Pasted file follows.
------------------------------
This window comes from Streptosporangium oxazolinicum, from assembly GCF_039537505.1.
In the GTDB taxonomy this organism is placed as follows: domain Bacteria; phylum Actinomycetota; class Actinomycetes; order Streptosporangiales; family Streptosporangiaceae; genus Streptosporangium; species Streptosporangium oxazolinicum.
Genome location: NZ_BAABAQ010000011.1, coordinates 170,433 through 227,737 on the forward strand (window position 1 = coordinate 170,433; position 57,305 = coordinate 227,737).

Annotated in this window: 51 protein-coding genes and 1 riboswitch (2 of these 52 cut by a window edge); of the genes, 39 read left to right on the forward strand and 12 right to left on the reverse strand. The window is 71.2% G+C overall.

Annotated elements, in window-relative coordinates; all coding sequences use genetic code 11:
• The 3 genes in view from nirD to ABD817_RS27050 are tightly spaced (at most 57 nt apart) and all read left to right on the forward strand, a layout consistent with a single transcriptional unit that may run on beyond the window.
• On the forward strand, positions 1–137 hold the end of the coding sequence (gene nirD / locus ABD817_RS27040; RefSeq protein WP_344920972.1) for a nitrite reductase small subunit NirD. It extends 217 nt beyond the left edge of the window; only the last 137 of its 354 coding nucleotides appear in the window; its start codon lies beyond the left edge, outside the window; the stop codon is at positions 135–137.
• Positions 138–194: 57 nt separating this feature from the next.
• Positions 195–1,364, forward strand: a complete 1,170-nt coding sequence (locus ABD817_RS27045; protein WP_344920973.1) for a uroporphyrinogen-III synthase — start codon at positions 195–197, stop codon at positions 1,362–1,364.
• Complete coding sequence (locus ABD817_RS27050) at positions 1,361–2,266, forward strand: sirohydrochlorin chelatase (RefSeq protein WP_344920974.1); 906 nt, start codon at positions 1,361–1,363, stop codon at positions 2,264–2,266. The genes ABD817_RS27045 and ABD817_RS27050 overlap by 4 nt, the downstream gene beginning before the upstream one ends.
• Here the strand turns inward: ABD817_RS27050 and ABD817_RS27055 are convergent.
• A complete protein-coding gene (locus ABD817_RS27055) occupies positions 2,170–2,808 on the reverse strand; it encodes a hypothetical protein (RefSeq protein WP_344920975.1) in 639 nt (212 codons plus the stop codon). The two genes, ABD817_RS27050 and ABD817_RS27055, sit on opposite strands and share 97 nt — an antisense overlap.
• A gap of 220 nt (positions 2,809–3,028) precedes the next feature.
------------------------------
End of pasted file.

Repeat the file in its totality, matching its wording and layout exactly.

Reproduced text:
This window comes from Streptosporangium oxazolinicum, from assembly GCF_039537505.1.
In the GTDB taxonomy this organism is placed as follows: domain Bacteria; phylum Actinomycetota; class Actinomycetes; order Streptosporangiales; family Streptosporangiaceae; genus Streptosporangium; species Streptosporangium oxazolinicum.
Genome location: NZ_BAABAQ010000011.1, coordinates 170,433 through 227,737 on the forward strand (window position 1 = coordinate 170,433; position 57,305 = coordinate 227,737).

Annotated in this window: 51 protein-coding genes and 1 riboswitch (2 of these 52 cut by a window edge); of the genes, 39 read left to right on the forward strand and 12 right to left on the reverse strand. The window is 71.2% G+C overall.

Annotated elements, in window-relative coordinates; all coding sequences use genetic code 11:
• The 3 genes in view from nirD to ABD817_RS27050 are tightly spaced (at most 57 nt apart) and all read left to right on the forward strand, a layout consistent with a single transcriptional unit that may run on beyond the window.
• On the forward strand, positions 1–137 hold the end of the coding sequence (gene nirD / locus ABD817_RS27040; RefSeq protein WP_344920972.1) for a nitrite reductase small subunit NirD. It extends 217 nt beyond the left edge of the window; only the last 137 of its 354 coding nucleotides appear in the window; its start codon lies beyond the left edge, outside the window; the stop codon is at positions 135–137.
• Positions 138–194: 57 nt separating this feature from the next.
• Positions 195–1,364, forward strand: a complete 1,170-nt coding sequence (locus ABD817_RS27045; protein WP_344920973.1) for a uroporphyrinogen-III synthase — start codon at positions 195–197, stop codon at positions 1,362–1,364.
• Complete coding sequence (locus ABD817_RS27050) at positions 1,361–2,266, forward strand: sirohydrochlorin chelatase (RefSeq protein WP_344920974.1); 906 nt, start codon at positions 1,361–1,363, stop codon at positions 2,264–2,266. The genes ABD817_RS27045 and ABD817_RS27050 overlap by 4 nt, the downstream gene beginning before the upstream one ends.
• Here the strand turns inward: ABD817_RS27050 and ABD817_RS27055 are convergent.
• A complete protein-coding gene (locus ABD817_RS27055) occupies positions 2,170–2,808 on the reverse strand; it encodes a hypothetical protein (RefSeq protein WP_344920975.1) in 639 nt (212 codons plus the stop codon). The two genes, ABD817_RS27050 and ABD817_RS27055, sit on opposite strands and share 97 nt — an antisense overlap.
• A gap of 220 nt (positions 2,809–3,028) precedes the next feature.